If cities were to call all the shots, they might propose projects like the 11th Street Bridge Park in Washington, D.C. (page 212). When the old 11th Street Bridge needed replacing, a new span was built, leaving behind old infrastructure without an apparent purpose. The city’s planning director at the time, Harriet Tregoning, envisioned reusing the old bridge as a park that would link Southeast D.C.’s less prosperous neighborhoods, such as Anacostia and Fairlawn, with the Navy Yard and nowgentrified Capitol Hill. The Bridge Park’s executive director, Scott Kratz was able to leverage the city’s backing and $11.45 in funding toward a total capital stack of $45 million to transform the nearly four-acre bridge into a space for recreation, urban farming, education, and performance. With 76,000 people within a radius of 2 miles, it is meant to be a draw for all Washingtonians, but its focus is on neighborhood repeat visitors. Only after a lengthy design competition and 700 community meetings—yes, you read that correctly—was a team of OMA and OLIN chosen as the park’s designer, demonstrating that the planning process, not just the ultimate structure, can create social capital. Through those meetings, more than a dozen designers were informed about the community’s needs—with communal gathering space, ways to access the Anacostia River, and public health benefits at the top of the list. “Looking back, the process was just as important as the outcome,” says Kratz.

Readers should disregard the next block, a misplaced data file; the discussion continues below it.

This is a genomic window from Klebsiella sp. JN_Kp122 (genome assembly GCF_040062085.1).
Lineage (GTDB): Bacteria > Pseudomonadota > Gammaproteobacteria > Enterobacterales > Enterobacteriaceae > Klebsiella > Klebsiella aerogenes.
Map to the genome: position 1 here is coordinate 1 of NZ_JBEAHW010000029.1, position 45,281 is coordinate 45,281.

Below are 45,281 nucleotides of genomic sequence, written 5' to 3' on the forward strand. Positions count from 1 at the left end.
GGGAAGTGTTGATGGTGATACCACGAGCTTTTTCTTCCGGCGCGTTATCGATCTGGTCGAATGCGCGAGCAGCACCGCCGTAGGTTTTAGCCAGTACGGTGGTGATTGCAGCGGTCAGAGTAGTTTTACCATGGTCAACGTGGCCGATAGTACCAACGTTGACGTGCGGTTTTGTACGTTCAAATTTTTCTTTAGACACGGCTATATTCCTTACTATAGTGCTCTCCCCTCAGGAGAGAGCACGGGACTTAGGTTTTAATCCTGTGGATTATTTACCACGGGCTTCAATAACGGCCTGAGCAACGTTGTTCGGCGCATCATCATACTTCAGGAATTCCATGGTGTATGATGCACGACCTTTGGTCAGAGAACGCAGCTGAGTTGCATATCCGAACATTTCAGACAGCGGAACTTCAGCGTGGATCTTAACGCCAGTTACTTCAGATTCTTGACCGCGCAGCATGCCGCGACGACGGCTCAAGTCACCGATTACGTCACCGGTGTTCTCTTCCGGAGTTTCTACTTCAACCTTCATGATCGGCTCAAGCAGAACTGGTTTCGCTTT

As he notes, neighborhoods east of the river “have long felt that planning happens to them, not with them,” so the constant requests for community members’ input and feedback helped overcome a lack of trust. The park in turn became a platform for greater community planning. To address the possibility that this park would elevate housing values, Kratz’s team has developed an Equitable Development Plan. LISC, the national community-development nonprofit, is providing $50 million toward helping “foster equity, inclusiveness, and an improved quality of life in the neighborhoods surrounding the future 11th Street Bridge Park.” The plan calls for hiring locals for construction jobs; sourcing the park’s vendors from local businesses; mentorship programs to support small businesses in nearby neighborhoods; and preserving existing affordable housing and creating new affordable housing in the area. “Sometimes we get so focused on the physical space that we don’t think about the [project’s] larger impact,” says Kratz. “It can be overwhelming, but we ignore that at our peril."